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A “relatively benign” rise in interest rates still has the potential to double the number of households facing debt problems, a think tank has said.
A report by the Resolution Foundation said the UK had failed to deal with a “debt overhang”, leaving the economy vulnerable to rate rises.
It predicted that by 2018, 1.1 million households could be in “debt peril”, compared with 600,000 now.
This means more than half of their post-tax income goes on repaying debt.
It also suggested that households spending more than one third of their income on mortgage repayments could rise from 1.1 million to 2.3 million by 2018, equating to about one in four households with a mortgage.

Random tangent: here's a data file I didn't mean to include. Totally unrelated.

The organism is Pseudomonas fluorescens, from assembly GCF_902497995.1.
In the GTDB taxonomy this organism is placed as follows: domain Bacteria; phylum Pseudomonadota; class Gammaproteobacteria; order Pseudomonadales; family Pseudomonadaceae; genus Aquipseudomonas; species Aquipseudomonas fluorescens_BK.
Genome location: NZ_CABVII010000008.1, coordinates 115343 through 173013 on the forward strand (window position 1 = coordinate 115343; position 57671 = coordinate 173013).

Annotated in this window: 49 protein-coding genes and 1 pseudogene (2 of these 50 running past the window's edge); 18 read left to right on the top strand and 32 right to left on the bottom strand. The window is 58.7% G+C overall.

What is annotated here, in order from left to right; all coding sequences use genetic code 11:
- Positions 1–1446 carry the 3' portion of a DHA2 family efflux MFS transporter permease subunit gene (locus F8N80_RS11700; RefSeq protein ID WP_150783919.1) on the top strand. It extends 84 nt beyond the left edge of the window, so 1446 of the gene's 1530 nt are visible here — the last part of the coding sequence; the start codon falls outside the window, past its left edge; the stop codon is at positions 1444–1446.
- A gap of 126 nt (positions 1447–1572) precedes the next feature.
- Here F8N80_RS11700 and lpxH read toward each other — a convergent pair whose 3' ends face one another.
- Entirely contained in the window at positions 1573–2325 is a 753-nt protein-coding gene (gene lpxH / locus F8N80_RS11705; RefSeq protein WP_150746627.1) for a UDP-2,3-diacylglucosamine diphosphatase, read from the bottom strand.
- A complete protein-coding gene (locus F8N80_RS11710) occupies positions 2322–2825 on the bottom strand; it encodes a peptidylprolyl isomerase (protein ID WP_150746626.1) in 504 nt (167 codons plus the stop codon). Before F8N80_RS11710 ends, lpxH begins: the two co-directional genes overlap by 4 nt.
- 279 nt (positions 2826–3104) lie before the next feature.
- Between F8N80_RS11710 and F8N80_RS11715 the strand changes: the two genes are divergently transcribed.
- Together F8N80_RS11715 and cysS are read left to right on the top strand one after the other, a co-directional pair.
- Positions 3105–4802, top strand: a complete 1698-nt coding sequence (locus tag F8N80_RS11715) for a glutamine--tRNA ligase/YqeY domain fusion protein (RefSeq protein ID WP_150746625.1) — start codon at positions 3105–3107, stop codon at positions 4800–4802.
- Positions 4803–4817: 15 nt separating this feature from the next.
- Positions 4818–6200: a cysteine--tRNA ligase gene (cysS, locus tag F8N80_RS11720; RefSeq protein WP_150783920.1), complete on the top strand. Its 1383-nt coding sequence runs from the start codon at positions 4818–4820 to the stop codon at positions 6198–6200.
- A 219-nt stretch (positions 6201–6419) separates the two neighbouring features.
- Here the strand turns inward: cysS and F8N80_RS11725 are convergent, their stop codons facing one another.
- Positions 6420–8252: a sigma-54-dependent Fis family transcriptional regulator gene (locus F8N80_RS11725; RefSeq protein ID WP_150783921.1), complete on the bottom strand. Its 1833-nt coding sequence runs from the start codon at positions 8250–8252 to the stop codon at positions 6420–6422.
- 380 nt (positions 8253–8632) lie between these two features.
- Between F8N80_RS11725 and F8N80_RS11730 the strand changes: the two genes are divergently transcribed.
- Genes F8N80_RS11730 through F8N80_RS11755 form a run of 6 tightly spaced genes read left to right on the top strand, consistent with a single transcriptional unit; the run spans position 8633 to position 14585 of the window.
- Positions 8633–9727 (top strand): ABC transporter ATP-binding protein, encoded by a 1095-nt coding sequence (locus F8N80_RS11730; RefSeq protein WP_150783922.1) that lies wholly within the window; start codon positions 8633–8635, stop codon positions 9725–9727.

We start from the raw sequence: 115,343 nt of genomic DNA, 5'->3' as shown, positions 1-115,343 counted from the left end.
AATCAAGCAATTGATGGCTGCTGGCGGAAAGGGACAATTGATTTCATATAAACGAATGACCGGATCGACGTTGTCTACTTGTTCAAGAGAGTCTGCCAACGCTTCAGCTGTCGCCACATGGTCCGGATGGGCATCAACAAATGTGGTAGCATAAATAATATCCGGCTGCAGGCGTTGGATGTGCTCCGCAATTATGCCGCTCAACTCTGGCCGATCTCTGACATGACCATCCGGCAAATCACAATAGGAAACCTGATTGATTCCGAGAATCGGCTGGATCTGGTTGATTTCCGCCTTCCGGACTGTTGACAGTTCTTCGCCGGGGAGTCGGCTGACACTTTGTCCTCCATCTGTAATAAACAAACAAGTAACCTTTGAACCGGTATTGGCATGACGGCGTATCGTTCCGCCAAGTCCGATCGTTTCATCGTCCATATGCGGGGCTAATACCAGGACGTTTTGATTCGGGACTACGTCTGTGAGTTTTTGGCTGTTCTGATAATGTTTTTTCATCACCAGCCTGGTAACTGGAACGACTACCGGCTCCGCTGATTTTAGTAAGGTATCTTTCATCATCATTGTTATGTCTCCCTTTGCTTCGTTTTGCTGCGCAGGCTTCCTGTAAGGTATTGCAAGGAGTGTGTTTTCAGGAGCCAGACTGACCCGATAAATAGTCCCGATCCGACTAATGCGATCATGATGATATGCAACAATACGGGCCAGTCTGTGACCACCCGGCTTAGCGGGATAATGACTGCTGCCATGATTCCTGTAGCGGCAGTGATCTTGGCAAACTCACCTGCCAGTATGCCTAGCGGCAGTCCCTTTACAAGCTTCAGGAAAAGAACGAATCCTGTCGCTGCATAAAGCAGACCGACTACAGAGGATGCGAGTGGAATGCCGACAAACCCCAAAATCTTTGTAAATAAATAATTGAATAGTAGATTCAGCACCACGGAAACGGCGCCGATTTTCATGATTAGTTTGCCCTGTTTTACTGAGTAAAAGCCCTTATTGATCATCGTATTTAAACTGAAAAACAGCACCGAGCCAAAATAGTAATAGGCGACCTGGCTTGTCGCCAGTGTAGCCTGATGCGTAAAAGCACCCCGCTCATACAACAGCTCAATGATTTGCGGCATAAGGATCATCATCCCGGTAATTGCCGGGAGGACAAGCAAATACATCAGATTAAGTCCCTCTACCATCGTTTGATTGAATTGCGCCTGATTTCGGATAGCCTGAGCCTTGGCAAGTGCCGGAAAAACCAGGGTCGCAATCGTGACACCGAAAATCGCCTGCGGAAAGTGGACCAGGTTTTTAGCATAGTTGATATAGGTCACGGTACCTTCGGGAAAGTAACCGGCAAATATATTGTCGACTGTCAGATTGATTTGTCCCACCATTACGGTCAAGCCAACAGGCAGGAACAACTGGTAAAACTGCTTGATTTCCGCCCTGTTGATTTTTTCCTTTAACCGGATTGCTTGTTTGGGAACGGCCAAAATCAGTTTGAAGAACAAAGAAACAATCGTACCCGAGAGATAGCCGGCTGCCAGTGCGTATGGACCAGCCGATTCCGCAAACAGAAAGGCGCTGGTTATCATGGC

The Money Advice Service has claimed that 8.8 million adults have too much debt. However, it claimed that one third of them managed to make repayments and so went under the radar.
The Resolution Foundation, which campaigns to improve living standards of those on low and middle incomes, recommended that the Bank of England resisted Bank rate rises until there was clear evidence of a sustainable, broad-based recovery.
It also said that households should be given the opportunity to lock into low rate mortgages for a set period in the future, and that there should be debt advice and support for those forced to sell their home or who have their property repossessed.
Minutes of the Bank’s Monetary Policy Committee, published on Wednesday, revealed that the committee’s nine members voted to keep rates at 0.5%.
Bank of England officials are still concerned by the UK economy’s weakness despite pressure from some business leaders to start raising rates.